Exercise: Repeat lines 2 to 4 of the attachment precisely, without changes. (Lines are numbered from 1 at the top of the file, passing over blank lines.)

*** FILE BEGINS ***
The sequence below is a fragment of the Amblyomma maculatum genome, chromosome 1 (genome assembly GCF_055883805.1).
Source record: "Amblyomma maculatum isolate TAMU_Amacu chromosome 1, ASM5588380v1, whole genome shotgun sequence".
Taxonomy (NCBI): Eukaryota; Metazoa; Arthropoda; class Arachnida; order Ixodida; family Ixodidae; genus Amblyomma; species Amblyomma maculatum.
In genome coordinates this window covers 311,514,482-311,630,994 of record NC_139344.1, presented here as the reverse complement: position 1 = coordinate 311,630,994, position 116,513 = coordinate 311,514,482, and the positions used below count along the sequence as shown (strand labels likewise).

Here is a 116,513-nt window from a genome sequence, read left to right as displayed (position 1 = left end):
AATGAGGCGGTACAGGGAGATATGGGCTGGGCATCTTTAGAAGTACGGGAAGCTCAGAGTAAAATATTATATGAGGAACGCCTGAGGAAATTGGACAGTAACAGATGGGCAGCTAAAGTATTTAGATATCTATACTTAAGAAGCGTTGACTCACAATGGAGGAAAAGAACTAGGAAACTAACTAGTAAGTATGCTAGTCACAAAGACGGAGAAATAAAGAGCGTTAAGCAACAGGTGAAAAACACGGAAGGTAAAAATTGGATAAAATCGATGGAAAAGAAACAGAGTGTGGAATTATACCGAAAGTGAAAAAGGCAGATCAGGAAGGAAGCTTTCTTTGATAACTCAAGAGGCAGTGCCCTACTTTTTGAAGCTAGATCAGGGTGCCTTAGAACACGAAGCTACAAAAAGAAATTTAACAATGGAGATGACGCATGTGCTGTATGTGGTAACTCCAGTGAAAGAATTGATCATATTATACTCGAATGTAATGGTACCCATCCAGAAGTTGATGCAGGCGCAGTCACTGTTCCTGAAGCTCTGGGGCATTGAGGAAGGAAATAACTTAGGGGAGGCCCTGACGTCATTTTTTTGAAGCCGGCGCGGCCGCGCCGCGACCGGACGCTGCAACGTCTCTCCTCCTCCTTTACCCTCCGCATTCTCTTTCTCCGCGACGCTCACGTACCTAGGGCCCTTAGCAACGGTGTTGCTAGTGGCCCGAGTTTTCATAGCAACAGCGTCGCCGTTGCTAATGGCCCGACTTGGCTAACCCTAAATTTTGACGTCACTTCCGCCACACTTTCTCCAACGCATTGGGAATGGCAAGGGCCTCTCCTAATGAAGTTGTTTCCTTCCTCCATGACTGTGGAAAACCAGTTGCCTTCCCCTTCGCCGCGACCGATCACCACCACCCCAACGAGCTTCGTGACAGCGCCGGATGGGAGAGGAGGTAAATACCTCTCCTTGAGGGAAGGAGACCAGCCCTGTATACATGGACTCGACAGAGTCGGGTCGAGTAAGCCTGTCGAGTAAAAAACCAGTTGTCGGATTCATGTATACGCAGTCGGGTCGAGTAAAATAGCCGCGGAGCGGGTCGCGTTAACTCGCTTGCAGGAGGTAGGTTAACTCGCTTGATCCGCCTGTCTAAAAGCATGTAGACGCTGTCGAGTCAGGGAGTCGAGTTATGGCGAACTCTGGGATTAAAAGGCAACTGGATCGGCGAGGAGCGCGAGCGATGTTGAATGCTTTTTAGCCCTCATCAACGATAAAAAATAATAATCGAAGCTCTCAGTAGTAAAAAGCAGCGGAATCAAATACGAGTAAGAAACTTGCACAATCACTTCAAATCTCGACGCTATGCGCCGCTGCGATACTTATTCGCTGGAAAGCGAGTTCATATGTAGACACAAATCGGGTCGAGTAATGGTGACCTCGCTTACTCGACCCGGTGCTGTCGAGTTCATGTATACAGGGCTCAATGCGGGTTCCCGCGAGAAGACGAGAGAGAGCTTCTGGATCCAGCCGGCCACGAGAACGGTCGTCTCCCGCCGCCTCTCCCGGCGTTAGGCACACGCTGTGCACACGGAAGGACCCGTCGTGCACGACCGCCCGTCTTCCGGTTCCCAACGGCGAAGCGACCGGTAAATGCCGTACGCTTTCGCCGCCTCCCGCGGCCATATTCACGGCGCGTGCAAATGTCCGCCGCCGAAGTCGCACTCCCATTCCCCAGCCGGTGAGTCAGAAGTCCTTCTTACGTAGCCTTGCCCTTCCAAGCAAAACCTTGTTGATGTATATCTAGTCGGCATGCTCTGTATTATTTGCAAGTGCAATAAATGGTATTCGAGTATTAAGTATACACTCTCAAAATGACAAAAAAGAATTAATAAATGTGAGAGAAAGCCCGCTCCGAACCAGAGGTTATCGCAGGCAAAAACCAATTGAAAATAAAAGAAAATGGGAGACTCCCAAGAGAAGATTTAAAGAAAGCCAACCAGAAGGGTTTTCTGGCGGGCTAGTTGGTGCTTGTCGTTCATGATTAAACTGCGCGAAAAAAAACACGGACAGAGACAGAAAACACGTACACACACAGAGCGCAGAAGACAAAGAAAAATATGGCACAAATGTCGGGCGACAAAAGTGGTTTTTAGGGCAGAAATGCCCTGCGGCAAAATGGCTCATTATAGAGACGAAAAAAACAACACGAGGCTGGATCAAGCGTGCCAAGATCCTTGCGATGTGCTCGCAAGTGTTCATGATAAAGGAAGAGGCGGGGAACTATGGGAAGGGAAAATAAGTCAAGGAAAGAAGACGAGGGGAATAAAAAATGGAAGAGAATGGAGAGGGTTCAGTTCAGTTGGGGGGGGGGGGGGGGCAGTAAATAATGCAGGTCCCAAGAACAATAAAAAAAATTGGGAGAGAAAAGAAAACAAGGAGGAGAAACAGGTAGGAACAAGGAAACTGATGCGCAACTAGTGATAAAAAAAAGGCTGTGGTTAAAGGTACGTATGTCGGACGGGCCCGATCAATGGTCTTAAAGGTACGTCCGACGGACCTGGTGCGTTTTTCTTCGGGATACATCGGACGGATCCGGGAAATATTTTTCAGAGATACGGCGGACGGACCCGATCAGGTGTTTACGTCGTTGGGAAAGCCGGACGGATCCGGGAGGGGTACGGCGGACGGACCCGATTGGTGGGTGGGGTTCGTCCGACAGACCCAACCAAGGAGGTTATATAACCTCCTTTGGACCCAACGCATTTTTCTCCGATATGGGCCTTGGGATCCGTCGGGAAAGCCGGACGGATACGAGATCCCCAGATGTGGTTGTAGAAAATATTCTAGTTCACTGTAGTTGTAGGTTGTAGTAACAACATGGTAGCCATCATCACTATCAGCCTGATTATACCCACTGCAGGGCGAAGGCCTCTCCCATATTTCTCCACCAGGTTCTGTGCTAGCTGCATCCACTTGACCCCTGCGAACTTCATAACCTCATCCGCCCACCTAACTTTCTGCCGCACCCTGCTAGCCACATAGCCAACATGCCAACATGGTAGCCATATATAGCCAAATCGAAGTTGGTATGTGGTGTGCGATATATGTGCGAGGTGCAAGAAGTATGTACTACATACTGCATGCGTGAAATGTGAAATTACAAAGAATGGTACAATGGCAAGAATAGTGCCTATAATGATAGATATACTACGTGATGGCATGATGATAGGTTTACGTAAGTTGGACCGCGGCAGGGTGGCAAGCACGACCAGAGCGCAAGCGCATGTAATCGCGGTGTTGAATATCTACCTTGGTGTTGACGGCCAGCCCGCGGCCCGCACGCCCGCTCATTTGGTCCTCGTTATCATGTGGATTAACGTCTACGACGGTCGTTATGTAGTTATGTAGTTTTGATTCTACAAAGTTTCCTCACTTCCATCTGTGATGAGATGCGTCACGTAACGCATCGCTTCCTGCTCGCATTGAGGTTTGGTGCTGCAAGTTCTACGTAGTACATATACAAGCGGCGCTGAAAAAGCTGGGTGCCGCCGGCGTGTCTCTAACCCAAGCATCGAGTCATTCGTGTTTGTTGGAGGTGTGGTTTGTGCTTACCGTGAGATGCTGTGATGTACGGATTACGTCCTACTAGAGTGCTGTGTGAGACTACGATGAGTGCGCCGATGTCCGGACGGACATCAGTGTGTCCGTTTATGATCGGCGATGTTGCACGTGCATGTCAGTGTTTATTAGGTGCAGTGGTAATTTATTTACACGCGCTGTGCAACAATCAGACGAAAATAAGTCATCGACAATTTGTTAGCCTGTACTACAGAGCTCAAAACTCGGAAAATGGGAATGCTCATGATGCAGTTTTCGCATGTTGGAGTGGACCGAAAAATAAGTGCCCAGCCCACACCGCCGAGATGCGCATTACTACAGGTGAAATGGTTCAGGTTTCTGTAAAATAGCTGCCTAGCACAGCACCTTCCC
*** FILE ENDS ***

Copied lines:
Source record: "Amblyomma maculatum isolate TAMU_Amacu chromosome 1, ASM5588380v1, whole genome shotgun sequence".
Taxonomy (NCBI): Eukaryota; Metazoa; Arthropoda; class Arachnida; order Ixodida; family Ixodidae; genus Amblyomma; species Amblyomma maculatum.
In genome coordinates this window covers 311,514,482-311,630,994 of record NC_139344.1, presented here as the reverse complement: position 1 = coordinate 311,630,994, position 116,513 = coordinate 311,514,482, and the positions used below count along the sequence as shown (strand labels likewise).